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In the red rectangle, author defined what is surface integral in terms of parametric form. I am confused with the expression in the yellow rectangle. Can you please explain? How does $$\cos\alpha\; dA=dy\,dz$$ come? For the rest of the expression, I can do it by using that. Please help me.

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Take $\alpha$ for instance. That is defined by the author to be the angle between the x axis and $\mathbf{n}$, so that $\cos\alpha = \mathbf{n}\cdot\mathbf{i}$, that is, the x component of the unit normal. Now $dA$ is the area of the parallelogram spanned by two vectors $\mathbf{r_u}du$ and $\mathbf{r_v}dv$. What we want is to project these vectors into the yz plane which will give us the $dydz$ area element:

\begin{align} dy\ dz &= \mathbf{i} \cdot \lbrack P_{yz}(\mathbf{r_u}du) \times P_{yz}(\mathbf{r_v}dv) \rbrack \\ &= \lbrack (\mathbf{j} \cdot \mathbf{r_u})\ (\mathbf{k} \cdot \mathbf{r_v}) - (\mathbf{k} \cdot \mathbf{r_u})\ (\mathbf{j} \cdot \mathbf{r_v}) \rbrack \ du\ dv \\ &= \mathbf{i} \cdot (\mathbf{r_u}du \times \mathbf{r_v}dv) = \mathbf{i} \cdot \mathbf{N}\ du\ dv = \cos\alpha\ dA. \end{align}

Here I used the projection operator $P_{yz}(\mathbf{v}) = \mathbf{j} \cdot \mathbf{v} + \mathbf{k} \cdot \mathbf{v} $ to project vectors onto the yz plane.

The first equation comes from the Jacobi transformation from $(u,v)$ to $(y,z)$, which is essentially a change of variable performed during multivariable integration. I will provide a heuristic argument for it, however I will only consider the notion of unsigned integrals.

Consider the map $\phi: \mathbb{R}^2 \rightarrow \mathbb{R}^2$, assumed to be invertible in the region of integration. If you take a sufficiently small square $B =(u, u+\Delta u) \times (v, v + \Delta v)$ of area $Area(B) = \Delta u\ \Delta v$, you will map it to $\phi(B)$ which will be roughly a parallelogram spanned by the vectors $\phi_u \Delta u$ and $\phi_v \Delta v$, where the subscripts denote the partial derivatives of $\phi(u, v)$. To show this, expand $\phi(u + \Delta u, v) - \phi(u, v)$ and $\phi(u, v + \Delta v) - \phi(u, v)$ as a taylor series centered at $(u,v)$ and neglect higher order terms. Then the (signed) area of the mapped square will be: $$ Area(\phi(B)) \approx \det\left( \frac{\partial\phi}{\partial u}\ \frac{\partial\phi}{\partial v} \right) Area(B).$$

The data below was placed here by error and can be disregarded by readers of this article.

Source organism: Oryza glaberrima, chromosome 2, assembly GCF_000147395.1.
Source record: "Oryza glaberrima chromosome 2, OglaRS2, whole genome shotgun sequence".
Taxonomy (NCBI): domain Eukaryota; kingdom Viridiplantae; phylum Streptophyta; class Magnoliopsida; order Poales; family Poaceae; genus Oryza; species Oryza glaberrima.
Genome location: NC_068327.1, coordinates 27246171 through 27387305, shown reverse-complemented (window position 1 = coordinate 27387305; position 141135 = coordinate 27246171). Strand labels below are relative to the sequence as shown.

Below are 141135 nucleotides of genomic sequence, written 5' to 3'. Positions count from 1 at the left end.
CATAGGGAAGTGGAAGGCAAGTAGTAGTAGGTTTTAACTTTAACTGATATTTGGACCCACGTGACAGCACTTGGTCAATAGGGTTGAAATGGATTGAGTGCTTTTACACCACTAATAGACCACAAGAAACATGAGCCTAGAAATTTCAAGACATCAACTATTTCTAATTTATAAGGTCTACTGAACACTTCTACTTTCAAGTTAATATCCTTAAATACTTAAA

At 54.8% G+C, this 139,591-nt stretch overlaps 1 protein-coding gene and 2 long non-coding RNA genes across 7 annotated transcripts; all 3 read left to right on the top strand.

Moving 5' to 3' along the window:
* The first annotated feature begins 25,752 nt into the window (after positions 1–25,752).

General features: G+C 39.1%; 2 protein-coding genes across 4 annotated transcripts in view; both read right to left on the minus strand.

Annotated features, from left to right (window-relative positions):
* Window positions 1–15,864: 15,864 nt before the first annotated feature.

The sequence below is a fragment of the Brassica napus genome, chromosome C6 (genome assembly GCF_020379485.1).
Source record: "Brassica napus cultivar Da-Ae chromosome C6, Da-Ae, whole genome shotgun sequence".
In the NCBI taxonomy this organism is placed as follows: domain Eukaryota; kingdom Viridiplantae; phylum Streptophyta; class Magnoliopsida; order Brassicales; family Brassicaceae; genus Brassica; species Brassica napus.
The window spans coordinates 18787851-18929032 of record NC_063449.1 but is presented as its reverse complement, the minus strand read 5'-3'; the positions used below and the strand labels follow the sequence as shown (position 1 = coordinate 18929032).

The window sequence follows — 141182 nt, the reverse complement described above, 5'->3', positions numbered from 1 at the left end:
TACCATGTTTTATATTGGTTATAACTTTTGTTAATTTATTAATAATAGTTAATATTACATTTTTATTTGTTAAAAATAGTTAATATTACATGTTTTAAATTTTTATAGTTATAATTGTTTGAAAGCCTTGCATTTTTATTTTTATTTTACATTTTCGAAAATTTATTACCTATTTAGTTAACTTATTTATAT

The factor $J = \det\left( \phi_u\ \phi_v \right)$ is called the Jacobian of the transformation $\phi$. I've allowed the area to be signed, which means that if the jacobian is negative, $Area(\phi(B))$ and $Area(B)$ have opposite sign. The actual value of the area is the absolute value of the unsigned area. If we define $\Delta y$ and $\Delta z$ to be the width and height of the parallelogram respectively, we find that $ \Delta y \Delta z \approx \left|J\right| \Delta u \Delta v$.

Now let $f$ be a function of two variables and let $\phi(R)$ be the region to be integrated over. Then we can approximate the signed integral (the approximation becoming exact within a limit procedure) by splitting the region into multiple boxes as follows:

\begin{align} \int_{\phi(R)}{f(y, z)\ dy\ dz} &\approx \sum_{B}{f(y_B, z_B)}Area(\phi(B)) \\ &\approx \sum_{B}{f(\phi(u_B, v_B))\ J Area(B)} \\ &\approx \int_{R}{f\circ\phi(u, v) \ J \ du\ dv} \end{align}

Returning to the initial formula, if we project the parallelogram spanned by $\mathbf{r_u}du$ and $\mathbf{r_v}dv$ onto the xy plane, we actually get a parallelogram spanned by the projected vectors $P_{yz}(\mathbf{r_u}du)$ and $P_{yz}(\mathbf{r_v}dv)$. Suppose that we can express our surface as a function of the $x$ coordinate, i.e. $x = \sigma(y, z)$, then we may define $f(y, z) = F_1(\sigma(y, z), y, z)$ and the map $\phi(u, v) = P_{yz}(\mathbf{r})$. Then it follows that the Jacobian of the transformation is $J = \mathbf{i} \cdot \lbrack P_{yz}(\mathbf{r_u}du) \times P_{yz}(\mathbf{r_v}dv) \rbrack$. We thus obtain our original equation. An actual rigorous proof is probably best studied in the context of differential forms, where the integrands of surface integrals are naturally expressed as 2-forms. See these notes on multivariable calculus by Jerry Shurman for more information.

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  • $\begingroup$ How $dA$ is the are spanned by $\vec{r_u}du$ and $\vec{r_v}dv?$ $\endgroup$ – Math geek Mar 10 at 10:24
  • $\begingroup$ In the fifth line, Isn't it $dy dz$ instead of $dx dy$? $\endgroup$ – Math geek Mar 10 at 10:26
  • $\begingroup$ What is $P_{yz}$? $\endgroup$ – Math geek Mar 10 at 10:27
  • $\begingroup$ Can you explain bit? $\endgroup$ – Math geek Mar 10 at 10:28
  • $\begingroup$ dA is not spanned by $\mathbf{r_v}dv$ and $\mathbf{r_v}dv$, it is the magnitude of the vector $mathbf{N} du dv$ that is perpendicular to both, hence the cross product. $\endgroup$ – setnoset Mar 10 at 10:49

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